FORT WAINWRIGHT, Alaska - Getting drivers who are under the influence of alcohol off the road has long been a priority for law enforcement professionals throughout the nation. According to the Centers for Disease Control and Prevention, adults drink too much and drive more than 112 million times per year, which equates to nearly 300,000 incidents of drinking and driving a day.

The Fort Wainwright police officers remain vigilant in reducing this number especially on post through required in-service training annually. "We [recently] did a refresher on the SFSTs (standard field sobriety tests), DUI law and paperwork, and both written and practical exams," said Capt. Barbara Drapeau, military police, Provost Marshal Office operations officer.

Drapeau said the students received some refresher instruction in the classroom on day one and on the second day, Jan. 29, practiced in the morning for a "wet lab" practical exam in the afternoon.
In a controlled environment a group of Soldiers from the 5th Squadron, 1st Cavalry Regiment, 1st Stryker Brigade Combat Team, 25th Infantry Division agreed to serve as drivers under the influence [although there was no actual driving involved].

An obviously inebriated Pfc. Michael Rodriguez said, "They just let us start drinking at about 11:30 (a.m.) for about an hour or so and started asking us questions. I think I had about five beers and three mixed drinks." After more than two and a half hours later and on his seventh attempt at the SFST, he said, "I think I'm finally getting it."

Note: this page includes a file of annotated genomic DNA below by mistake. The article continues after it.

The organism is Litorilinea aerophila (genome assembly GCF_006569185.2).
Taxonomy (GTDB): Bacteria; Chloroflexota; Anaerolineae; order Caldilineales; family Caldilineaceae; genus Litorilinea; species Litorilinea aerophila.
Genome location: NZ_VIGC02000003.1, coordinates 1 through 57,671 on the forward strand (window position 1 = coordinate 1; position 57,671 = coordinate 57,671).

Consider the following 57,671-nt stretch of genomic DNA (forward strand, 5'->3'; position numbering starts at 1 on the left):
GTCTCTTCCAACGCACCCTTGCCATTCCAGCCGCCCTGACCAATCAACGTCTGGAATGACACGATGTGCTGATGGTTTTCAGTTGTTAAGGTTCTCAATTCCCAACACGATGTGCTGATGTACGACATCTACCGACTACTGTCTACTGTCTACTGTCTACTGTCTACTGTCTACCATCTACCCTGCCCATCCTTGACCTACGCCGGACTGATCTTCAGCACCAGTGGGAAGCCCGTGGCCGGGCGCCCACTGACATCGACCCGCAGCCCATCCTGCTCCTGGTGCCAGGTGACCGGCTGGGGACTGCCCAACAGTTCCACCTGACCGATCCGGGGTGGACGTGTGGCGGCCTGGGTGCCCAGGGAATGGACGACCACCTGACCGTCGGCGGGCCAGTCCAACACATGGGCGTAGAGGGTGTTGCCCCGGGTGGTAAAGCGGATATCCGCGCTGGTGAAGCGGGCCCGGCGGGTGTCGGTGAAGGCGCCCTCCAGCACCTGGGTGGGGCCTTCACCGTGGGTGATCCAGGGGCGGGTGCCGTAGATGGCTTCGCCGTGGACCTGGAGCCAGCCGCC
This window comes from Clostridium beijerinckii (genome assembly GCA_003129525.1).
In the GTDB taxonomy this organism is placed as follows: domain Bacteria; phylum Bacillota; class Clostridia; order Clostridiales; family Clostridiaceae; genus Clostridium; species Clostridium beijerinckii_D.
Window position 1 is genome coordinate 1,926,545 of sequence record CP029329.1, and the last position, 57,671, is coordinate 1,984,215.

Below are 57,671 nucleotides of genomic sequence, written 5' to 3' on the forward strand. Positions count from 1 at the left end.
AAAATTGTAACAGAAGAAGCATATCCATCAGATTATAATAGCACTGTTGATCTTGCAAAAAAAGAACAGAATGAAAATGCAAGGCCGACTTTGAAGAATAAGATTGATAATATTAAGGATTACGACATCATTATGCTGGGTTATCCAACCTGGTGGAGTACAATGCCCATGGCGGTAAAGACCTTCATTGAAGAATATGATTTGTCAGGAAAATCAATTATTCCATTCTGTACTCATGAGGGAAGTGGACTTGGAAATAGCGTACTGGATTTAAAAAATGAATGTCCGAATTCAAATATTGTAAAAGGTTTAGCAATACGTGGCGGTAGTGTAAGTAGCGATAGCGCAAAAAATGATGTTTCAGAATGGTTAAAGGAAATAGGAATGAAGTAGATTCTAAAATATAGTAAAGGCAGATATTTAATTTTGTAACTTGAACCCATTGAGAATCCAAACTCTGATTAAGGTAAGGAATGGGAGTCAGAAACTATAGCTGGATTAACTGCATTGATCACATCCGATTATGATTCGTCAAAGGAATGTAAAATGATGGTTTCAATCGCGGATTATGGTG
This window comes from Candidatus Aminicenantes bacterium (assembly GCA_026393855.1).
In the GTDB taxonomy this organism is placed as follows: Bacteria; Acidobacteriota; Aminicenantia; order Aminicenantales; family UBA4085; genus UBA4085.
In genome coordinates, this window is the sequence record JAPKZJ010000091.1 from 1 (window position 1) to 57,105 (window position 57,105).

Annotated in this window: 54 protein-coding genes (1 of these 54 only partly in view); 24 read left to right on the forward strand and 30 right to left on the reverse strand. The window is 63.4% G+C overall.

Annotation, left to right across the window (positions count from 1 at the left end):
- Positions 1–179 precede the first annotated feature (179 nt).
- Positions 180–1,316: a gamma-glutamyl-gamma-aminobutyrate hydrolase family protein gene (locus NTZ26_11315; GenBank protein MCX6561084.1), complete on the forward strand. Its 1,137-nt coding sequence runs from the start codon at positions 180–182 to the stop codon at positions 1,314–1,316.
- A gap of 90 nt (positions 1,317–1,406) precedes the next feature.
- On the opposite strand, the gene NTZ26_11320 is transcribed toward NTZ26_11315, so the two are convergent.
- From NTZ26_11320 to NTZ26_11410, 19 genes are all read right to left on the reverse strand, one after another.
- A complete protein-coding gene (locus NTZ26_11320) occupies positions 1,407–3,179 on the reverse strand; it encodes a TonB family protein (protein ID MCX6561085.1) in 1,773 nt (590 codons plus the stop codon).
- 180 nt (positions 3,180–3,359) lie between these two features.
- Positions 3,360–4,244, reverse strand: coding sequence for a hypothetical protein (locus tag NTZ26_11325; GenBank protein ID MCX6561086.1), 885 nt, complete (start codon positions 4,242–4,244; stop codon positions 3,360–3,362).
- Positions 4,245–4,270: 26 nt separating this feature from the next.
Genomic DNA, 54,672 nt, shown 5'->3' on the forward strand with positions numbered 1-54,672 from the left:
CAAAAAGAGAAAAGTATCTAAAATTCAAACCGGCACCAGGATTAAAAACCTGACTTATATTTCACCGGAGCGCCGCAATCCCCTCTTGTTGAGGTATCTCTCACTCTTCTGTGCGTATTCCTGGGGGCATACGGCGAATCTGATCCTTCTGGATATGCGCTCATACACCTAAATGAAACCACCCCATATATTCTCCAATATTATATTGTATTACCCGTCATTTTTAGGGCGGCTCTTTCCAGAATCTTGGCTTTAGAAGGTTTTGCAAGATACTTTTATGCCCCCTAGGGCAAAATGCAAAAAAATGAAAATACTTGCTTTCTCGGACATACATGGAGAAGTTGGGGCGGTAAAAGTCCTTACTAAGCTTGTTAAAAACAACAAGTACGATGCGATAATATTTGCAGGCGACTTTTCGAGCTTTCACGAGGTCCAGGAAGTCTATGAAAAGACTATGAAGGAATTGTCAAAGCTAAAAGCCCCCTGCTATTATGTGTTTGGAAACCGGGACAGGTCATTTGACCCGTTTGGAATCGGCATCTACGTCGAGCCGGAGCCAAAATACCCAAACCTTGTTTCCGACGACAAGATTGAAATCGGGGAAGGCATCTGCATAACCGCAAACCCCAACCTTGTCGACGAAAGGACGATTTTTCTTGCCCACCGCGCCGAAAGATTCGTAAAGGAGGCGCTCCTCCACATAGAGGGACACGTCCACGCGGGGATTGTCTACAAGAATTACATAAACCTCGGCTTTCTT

Lt. Christopher Jeter, Fort Wainwright Police Department, agreed that Rodriguez was following instructions better, was able to walk a straight line and could balance, but still demonstrated signs through the HGN (Horizontal Gaze Nystagmus) or pen test, that would be cause enough to "take him in."

"The pen test gives officers scientific evidence, that individuals who are under the influence of drugs or alcohol have difficulties following a moving object," Jeter said. In addition, these same people often experience an involuntary jerking of the eye--a natural phenomena known as nystagmus. HGN tests, therefore, are used to determine whether suspected DUI offenders show signs of being intoxicated even if they can perform the other tests adequately.

All refresher training was taught by Lt. Dave McKillican, who evaluated each officer on procedures and performance during a routine traffic stop, providing feedback and making corrections if necessary.

"The wet lab gave the Department of Army civilian police a refresher on traffic stops and what the tests look like when people are drunk and trying to perform them," said Drapeau. The last day was a law class from the District Attorney's office, paperwork refresher and a written exam. "This training was a success and enables our civilian police officers to keep their training current so they can enforce law on Fort Wainwright," she said.